A few more interesting excerpts:
To revolt against the conventions of appearance meant putting oneself into an unprotected space. Critics sneered at the plain shirtwaisters and ties worn by Russian-Jewish immigrant working-class new women who sat in cafés debating marriage, the family and working conditions. One hostile observer in the 1890’s derided the ‘pallid, tired, thin-lipped, flat-chested and angular women’ for whom ‘the time of night means nothing until way into the small hours.’ To dress, act and think differently upset cultural assumptions about gender that were deeply embedded.Reviewed at: The F Word
Greenwich Village’s idealization of ‘outsider’ groups had focused initially on ethnicity and class. However, by the 1920’s jazz and the blues were transporting a lyrical and metaphorical sexual imagery from the culture of poor blacks to fashionable white audiences. Much was lost in translation; it passed through a prism of incomprehension. The white intelligentsia, in casting off their Protestant guilt, was inclined to envisage a uniform black American which they constructed as a primitive ‘other’. This put educated black women seeking independence and sensual expression in a difficult predicament. Erotic affirmation could simply confirm racist stereotypes.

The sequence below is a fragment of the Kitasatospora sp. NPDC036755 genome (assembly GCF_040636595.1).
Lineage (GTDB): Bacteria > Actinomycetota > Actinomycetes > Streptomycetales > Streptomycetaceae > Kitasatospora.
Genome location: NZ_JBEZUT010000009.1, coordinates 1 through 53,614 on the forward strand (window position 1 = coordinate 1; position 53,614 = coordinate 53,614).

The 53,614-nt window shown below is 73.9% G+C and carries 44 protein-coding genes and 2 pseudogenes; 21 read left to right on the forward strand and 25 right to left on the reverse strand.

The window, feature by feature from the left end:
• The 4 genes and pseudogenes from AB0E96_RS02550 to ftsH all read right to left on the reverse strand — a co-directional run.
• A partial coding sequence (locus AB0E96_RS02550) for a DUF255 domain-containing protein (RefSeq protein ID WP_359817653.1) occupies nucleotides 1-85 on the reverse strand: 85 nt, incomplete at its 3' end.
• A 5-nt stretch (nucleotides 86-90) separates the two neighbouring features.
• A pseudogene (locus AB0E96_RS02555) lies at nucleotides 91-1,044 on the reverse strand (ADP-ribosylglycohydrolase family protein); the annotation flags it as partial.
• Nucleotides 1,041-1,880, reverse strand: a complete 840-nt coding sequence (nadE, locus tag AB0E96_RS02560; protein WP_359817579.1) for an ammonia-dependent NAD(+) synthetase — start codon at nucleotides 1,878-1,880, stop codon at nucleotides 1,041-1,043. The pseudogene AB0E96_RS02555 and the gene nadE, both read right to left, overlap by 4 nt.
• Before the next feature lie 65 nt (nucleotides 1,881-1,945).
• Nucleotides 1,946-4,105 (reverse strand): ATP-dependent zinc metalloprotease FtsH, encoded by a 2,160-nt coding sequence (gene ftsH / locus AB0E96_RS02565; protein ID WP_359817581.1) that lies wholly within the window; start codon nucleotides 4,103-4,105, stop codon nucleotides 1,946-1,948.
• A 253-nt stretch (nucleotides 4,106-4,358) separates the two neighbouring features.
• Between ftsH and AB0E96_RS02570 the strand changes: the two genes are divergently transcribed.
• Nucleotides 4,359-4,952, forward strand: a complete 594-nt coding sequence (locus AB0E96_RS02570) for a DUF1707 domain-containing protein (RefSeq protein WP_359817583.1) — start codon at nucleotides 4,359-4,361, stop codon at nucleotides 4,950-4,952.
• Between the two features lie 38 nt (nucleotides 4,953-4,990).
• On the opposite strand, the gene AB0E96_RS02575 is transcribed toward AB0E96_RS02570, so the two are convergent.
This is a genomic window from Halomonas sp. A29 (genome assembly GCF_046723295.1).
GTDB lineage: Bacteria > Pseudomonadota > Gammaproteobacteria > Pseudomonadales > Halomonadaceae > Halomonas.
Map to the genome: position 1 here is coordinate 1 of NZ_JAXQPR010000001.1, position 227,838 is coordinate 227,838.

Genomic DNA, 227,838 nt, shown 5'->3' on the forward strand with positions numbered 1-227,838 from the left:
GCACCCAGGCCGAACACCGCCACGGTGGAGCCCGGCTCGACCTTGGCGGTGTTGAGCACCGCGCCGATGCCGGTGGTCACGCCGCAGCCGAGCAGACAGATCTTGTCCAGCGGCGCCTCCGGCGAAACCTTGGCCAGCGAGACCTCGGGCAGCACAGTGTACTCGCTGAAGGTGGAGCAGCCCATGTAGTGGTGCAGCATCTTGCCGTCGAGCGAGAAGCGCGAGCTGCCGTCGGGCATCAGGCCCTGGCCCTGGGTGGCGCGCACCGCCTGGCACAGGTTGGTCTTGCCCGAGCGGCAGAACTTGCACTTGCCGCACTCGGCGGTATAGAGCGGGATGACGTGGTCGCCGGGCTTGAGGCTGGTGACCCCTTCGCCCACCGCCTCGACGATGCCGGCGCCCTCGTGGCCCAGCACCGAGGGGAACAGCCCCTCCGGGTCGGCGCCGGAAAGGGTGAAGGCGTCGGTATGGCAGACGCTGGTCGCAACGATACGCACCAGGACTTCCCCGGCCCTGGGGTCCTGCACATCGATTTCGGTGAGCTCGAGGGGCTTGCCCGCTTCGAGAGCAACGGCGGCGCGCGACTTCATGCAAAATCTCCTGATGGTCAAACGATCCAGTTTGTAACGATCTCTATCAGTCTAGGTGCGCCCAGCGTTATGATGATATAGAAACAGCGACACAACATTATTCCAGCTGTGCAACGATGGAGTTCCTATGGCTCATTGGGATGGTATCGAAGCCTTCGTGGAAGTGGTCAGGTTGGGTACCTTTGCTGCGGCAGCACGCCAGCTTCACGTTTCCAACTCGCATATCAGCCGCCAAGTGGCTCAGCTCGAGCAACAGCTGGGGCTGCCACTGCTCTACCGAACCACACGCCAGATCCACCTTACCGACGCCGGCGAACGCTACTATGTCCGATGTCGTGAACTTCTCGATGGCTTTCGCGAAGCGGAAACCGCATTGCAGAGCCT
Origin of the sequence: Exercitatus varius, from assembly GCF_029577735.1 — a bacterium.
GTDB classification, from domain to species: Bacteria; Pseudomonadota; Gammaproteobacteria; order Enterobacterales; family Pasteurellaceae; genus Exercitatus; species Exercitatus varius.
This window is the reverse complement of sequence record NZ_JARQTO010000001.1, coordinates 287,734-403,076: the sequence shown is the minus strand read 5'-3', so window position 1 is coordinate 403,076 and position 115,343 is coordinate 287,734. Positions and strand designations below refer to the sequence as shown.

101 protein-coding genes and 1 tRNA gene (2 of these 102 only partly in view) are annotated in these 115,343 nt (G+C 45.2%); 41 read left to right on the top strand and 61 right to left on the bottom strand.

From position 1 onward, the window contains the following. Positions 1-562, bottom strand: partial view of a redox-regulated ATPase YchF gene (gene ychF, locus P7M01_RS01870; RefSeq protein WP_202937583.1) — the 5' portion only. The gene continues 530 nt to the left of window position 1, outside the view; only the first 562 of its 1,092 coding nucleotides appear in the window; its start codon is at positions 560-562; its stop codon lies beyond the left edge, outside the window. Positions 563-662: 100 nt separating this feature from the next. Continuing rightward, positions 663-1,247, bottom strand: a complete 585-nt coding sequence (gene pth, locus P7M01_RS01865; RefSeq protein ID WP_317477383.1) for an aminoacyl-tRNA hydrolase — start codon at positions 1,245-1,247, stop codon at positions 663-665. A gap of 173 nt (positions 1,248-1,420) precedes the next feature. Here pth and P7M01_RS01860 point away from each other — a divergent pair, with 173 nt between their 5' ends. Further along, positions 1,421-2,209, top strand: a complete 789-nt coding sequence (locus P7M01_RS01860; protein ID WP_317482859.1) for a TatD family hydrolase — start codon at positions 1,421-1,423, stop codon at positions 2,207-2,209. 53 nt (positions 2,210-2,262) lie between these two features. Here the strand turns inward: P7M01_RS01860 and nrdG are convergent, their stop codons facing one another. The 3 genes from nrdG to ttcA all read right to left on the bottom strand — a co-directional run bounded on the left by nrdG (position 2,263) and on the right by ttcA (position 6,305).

Mothering as a social metaphor could constrict as well as expand the parameters of social citizenship. The dreamers who sought to make women, as a group, the catalyst for change continually stumbled against the problem of how to devise alternative perspectives without restricting women’s options for autonomous diversity. Again and again, in proposing ways in which women could cohere around their specific interests, dreamers slid into yet more restricting demarcations. Stella Browne made a valiant attempt to introduce a concept of collective agency by making reproductive control for women the equivalent of worker’s control for men. This rephrasing of anarcho-syndicalism in relation to the body did offer a dynamic fusion between the individual and a wider social context; unfortunately it also introduced a theoretical categorization which implicitly excluded women from the workforce and men from sexual reproduction. What is more, the dreamers found themselves at odds with one another. Awakened they might be; in agreement they were not. The sacrificial redeemer present in both social purity and social mothering jarred with aspirations for assertive cultural transgression and power. The supporters of protective legislation wanted to regulate women’s work; the egalitarians wanted unrestricted equality.